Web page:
One of the joys of getting older is that we can become grumpier – of all Snow White’s companions of restricted growth we identify most with Grumpy. Being old is partially a state of mind.   We are aware that we’ll never win Wimbledon although some of us still believe we can still race our grandchildren across the lawn.     We don’t need to look back all the time. Much pleasure can be obtained by simply saying ‘No’.  you don’t have to do anything if you don’t want to do it you can just say No without trying to justify it. I do make an exception for dancing when I tell people that no one wants to see an old woman dancing – particularly if she is drunk as would probably be the case if I ventured onto the dance floor.  At a wedding the other day an extremely drunk young man kept asking me to dance. I suspect that all his peers had turned him down and he was working his way through the guests and I had to be quite firm to reject his persistence but the thought of us dancing and him falling and pulling me down with him presented me a horribly unedifying picture!
And one of the main things that makes me grumpy (or grumpier than usual) is cliché ridden journalism. Anyone over sixty who lives alone and can still drive a car is referred to as ‘fiercely independent’ – I have never said that about anyone, any more than I have called anyone a Toff – a word much beloved by the tabloids. Gossip columns used to be filled with euphemisms – probably not so much today but then one knew that Confirmed Bachelor = Homosexual. Vivacious = drunk. Glamorous = Tarty.  Party loving = Hooker.  Popular girl about town = Slapper. Don’t think they bother today but just come straight out with it.
But there is still a lot of lazy journalism about – not all redheads are feisty or fiery, nor indeed are all abs toned – in fact most of my friends have flabs rather than abs.
Luxury mansion – I have friends who live in big houses but I would never refer to them like that.
Some words are rarely spoken, and only seen in print. Spotted (as in seen enjoying a meal not actual spots as in Greater Spotted Woodpecker) Plucky. Steamy. Sporting – as in sporting an outfit, racy, stunning
“Spotted enjoying a steamy kiss plucky Chardonnay sports a racy, revealing outfit while her stunning companion flaunts his toned abs!”
Pop – as in the doctor asking you to ‘pop up onto the bed’ or ‘just pop your top of’ – My top has sometimes been in danger of popping off after a heavy meal but in real life I would take it off and then get up on to the bed!
In the case of the young emojis seem to have replaced language – the trouble is that jokes frequently misfire or fall flat in a text.  Apparently an upside down smiling face indicates irony – which in itself is quite ironic as (like most Americans) machines have no sense of irony. The best definition I ever heard of that is the story (probably apocryphal) attributed to Noel Coward when an American woman asked him to explain irony to her and he replied ‘If I said that I was pleased to meet you – that would be ironic’.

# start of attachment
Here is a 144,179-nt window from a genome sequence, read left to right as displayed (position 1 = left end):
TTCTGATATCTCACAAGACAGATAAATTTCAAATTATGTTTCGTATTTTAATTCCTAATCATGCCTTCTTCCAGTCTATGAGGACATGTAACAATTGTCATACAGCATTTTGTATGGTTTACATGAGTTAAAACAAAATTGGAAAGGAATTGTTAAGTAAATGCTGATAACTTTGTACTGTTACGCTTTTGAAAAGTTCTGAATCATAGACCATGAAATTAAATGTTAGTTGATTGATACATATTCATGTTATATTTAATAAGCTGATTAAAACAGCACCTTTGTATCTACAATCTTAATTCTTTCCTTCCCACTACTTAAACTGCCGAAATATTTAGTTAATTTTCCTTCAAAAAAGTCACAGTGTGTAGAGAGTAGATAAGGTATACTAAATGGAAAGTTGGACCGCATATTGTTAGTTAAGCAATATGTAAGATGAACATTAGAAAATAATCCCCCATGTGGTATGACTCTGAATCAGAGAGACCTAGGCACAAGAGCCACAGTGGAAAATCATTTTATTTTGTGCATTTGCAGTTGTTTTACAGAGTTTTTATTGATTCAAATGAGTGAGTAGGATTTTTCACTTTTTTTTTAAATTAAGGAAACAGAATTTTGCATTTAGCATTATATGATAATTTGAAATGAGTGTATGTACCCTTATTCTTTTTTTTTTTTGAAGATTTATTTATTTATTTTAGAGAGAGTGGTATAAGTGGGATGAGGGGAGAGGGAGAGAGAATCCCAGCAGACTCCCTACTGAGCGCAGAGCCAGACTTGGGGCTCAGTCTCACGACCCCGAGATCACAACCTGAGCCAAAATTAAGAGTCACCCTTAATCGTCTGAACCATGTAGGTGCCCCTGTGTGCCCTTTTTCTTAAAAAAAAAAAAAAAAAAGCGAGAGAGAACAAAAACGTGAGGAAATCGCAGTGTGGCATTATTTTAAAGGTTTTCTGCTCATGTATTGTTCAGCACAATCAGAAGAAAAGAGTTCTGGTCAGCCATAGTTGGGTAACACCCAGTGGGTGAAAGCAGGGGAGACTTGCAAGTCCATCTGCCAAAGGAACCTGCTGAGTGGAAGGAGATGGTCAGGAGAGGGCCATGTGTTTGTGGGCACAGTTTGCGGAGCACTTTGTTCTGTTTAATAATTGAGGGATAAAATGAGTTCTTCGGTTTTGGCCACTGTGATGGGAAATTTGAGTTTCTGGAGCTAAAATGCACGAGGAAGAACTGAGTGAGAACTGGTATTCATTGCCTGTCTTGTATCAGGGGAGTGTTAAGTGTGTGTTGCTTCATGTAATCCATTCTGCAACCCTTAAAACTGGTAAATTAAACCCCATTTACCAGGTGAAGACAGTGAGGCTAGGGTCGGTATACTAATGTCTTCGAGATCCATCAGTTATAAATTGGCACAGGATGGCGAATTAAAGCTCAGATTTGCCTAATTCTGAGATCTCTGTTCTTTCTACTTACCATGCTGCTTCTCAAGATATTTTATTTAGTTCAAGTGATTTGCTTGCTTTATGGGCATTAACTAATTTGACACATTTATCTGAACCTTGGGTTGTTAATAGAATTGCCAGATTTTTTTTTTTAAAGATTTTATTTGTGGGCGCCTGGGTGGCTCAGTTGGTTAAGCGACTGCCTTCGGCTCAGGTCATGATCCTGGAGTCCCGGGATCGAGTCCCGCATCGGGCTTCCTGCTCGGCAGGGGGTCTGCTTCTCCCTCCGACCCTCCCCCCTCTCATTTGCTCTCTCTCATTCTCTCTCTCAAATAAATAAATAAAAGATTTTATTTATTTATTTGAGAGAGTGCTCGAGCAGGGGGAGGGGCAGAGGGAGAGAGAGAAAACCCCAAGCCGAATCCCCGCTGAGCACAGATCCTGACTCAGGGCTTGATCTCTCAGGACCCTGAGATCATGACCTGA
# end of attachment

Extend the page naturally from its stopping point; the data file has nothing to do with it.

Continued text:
Other words that confuse me – mark you it doesn’t take much to confuse me – are trope and meme.  According to Dr Google there are hundreds of synonyms for Trope – including cliché, platitude, concept and stereotype – so I have no idea why we need Trope. As for Meme, much beloved by teenagers, I’m pretty sure that very few of them know the derivation of the word that is a unit of cultural information spread by imitation. The term meme (from the Greek mimema, meaning “imitated”). Language changes all the time and I quite like that – although it is sometimes quite difficult to keep up. If we were sent back into history we would probably have very little difficulty in understanding people from a hundred years ago but if we were fast forwarded 100 years we more than likely wouldn’t understand a word!
Words that we take for granted and understand today such as emoji, google, Instagram or trans, would have meant absolutely nothing to a previous generation and other words like gay, catfish and tablet no longer only mean happy, bottom feeding fish and something brought down from Mount Sinai by Moses. (just for clarification they are now homosexual/lesbian, tricking someone on the internet and a hand held computer.)
Phrases best avoided in novels include:
Also, she rolled her eyes across the room and, his breath came in short pants.   There are numerous others and although you usually know what the author means it is distracting!


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  1. Your blogs are always so entertaining, Stella. Love your examples of what not to put in a novel. There must be loads more – worth a book of their own!


  2. Hahaha – enjoyed that 😄 I like books written in the first half of last century for the language they used then. I think it may be because the writers used a bigger variety of words, so the story is more descriptive.


    1. Thank you – not sure if the use of clichés is actually laziness or that e tend to use a smaller vocabulary today. English is such an incredibly rich language -w we should make the most of it!

      Liked by 1 person

  3. Once again you’ve made me laugh as I find myself agreeing with every word. Keep them coming Stella. Xx


  4. How very boned up you are, Stella! thank you for telling us the modern meaning of catfish – how on earth did it come to have anything to do with the internet! And the meaning of meme has always escaped me hitherto – I had avoided it, imagining that it was an emphatic version of ME, in the self-centred vocabulary of so many people nowaday. You are as informative as funny!


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